Day 3 – Kaamanen to Ivalo
Today was a bliss compared to yesterday. We still faced several uphill cycles, but there were also downhills. When we looked at the stats from the ride, there was more descent than ascent.
Initially, day three was going to be an easy 45 kilometre ride, but it felt too short. It’s like we are now in the zone and want to keep going. We are going to have a rest day when we reach Ruka on the seventh day.
Today’s ride was cloudier, and we also had some rain about halfway through the route. But it didn’t dampen our spirits as we enjoyed the downhills so much. When day two felt like gradual uphill most of the way, today felt like mostly down hill. Even though the stats said it was pretty even on the descends and ascends. Strange what a few good downhills can do to you.
We saw more stunning scenery again today, but the highlight was a reindeer at the parking lot of a small food shop in Inari. It just stood there when everyone, including us, gawped at it and took pictures.
We saw some other cyclists today who were going the other way. They were on a cycling challenge – one of these ultimate challenge things – and had started from Italy. Apparently, one of the cyclists doing the approximately 4000 km challenge had finished it in ten days! That is absolutely mental. And a feast we have no wish to replicate.
At the end of today’s ride, we stayed at a campsite so could have a sauna. After three days of riding, the old muscles were getting a bit sore, so a sauna with a dip into the cold river water was exactly what was needed.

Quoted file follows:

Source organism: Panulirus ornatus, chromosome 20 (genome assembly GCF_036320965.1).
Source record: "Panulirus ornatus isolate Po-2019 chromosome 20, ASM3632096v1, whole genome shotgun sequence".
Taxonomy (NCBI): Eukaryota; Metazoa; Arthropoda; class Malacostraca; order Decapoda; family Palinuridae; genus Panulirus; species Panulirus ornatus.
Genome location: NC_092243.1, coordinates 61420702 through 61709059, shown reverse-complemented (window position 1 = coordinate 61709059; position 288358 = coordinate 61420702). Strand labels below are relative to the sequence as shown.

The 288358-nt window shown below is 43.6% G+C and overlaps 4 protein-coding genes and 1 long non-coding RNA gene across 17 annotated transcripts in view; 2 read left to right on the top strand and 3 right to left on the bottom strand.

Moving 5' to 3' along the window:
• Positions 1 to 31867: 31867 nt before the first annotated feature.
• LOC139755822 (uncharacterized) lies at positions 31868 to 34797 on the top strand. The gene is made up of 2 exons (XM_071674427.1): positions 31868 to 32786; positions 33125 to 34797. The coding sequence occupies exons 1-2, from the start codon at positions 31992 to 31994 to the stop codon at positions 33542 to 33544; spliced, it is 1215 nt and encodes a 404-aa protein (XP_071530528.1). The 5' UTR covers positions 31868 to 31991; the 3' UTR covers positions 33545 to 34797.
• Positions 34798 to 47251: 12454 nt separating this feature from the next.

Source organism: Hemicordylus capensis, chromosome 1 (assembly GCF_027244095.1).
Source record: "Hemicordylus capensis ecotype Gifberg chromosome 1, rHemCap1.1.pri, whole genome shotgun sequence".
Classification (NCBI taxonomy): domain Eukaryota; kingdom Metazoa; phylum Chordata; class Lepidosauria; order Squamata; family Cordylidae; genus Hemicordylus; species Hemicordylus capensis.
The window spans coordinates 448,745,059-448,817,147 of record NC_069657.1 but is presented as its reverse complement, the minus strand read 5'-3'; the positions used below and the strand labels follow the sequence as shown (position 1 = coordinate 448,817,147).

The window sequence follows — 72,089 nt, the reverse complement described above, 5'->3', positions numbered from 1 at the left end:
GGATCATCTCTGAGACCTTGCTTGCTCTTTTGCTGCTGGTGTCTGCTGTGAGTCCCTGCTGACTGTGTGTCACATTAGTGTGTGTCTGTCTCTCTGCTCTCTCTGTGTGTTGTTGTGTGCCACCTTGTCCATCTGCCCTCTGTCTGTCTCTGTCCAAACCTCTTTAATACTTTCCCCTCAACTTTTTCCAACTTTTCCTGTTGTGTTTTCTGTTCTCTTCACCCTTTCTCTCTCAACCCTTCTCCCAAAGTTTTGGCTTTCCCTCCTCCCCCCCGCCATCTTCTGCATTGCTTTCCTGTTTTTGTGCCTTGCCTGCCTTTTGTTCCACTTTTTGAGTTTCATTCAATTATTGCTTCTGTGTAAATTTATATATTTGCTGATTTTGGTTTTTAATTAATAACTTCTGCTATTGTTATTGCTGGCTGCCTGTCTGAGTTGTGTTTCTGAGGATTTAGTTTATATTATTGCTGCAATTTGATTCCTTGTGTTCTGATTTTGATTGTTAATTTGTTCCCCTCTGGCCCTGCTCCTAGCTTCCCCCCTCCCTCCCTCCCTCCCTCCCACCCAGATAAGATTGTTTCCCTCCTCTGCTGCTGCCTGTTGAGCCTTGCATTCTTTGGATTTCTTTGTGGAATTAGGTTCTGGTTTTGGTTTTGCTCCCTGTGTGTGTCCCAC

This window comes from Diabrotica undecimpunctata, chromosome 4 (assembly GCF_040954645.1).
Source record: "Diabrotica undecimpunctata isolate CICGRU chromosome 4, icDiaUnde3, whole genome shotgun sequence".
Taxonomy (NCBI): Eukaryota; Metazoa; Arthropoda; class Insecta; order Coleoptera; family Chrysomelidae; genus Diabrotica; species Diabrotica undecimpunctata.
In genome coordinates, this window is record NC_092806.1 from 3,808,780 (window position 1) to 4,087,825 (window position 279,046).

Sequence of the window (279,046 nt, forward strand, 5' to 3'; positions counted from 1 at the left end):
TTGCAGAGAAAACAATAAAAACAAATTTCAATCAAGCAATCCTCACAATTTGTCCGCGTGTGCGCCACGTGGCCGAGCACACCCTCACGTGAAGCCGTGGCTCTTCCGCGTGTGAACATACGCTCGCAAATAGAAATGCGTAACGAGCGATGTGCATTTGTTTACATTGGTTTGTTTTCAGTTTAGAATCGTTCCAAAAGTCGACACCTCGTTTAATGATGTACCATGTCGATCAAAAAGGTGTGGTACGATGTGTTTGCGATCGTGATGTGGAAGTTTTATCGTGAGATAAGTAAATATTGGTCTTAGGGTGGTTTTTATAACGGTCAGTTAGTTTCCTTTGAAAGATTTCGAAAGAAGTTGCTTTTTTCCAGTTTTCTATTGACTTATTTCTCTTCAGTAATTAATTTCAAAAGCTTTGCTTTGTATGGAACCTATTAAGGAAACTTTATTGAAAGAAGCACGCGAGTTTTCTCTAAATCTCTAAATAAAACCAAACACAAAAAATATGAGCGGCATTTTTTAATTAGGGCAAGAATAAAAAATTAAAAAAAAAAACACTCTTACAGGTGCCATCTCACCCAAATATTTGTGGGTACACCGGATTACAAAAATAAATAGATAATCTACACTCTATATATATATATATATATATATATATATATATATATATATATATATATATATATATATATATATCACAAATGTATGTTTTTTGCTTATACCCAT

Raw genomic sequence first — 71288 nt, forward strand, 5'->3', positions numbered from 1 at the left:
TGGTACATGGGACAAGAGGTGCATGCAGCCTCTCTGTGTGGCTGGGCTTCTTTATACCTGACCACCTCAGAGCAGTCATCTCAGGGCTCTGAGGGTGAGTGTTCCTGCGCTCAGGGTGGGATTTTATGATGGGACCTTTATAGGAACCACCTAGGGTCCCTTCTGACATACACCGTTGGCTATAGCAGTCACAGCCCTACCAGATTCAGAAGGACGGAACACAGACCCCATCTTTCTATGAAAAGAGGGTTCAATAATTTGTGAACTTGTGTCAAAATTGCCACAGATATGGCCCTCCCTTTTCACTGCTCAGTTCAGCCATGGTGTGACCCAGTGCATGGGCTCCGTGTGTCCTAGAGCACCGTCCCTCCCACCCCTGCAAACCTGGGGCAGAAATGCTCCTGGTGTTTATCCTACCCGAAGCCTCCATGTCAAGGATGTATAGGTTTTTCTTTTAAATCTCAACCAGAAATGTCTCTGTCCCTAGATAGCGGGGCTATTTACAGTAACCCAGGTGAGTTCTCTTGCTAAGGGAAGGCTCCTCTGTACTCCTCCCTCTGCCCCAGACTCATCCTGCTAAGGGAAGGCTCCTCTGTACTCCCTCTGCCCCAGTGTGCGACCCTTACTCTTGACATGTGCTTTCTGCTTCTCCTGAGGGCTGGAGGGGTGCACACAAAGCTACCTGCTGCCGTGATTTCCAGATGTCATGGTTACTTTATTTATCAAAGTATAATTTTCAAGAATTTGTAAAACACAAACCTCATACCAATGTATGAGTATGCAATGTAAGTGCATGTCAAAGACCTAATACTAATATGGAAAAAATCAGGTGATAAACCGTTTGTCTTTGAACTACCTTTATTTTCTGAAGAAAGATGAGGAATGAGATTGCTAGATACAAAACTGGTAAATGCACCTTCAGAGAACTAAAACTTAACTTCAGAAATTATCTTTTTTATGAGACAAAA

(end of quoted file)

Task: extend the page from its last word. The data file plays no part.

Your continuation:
Day 4 Ivalo to Kiveliön Kala Camping Site
Today’s ride was a pain in the bum. And I mean that in the literal, not metaphorical sense. Both of us had very tender backsides, but we expected it to happen at some point. In fact, I expected it sooner than day four.
Luckily, we both found that the pain eased after a while. For me, it was about the halfway point of our 92 kilometre ride.
But it was not just about the butt today. It was also about tackling the biggest climb of the ride so far. A few kilometres before a resort called Saariselkä is a section of road known as The Magnet (Magneettimäki in Finnish).
It’s known as the Magnet because drivers say there is a magnet at the bottom that keeps pulling you down. I don’t know about a magnet, but it certainly felt never ending. At least we were rewarded with a great downhill on the other side.
The sore bums, the Magnet plus several other smaller climbs and a strong headwind made today’s ride the hardest so far. But despite all that, it was still strangely enjoyable. Especially the moment we reached the top of the Magnet.
At the end of the day, we could once again relax in the sauna. We stayed at the same campsite as we did on the way up and slept in the tipi again. I’d love to say that it was romantic watching the fire together, but I’d be telling a lie. Justin was asleep and snoring within seconds of putting his head down, leaving me to watch the fire alone. Not that my eyes stayed open much longer either!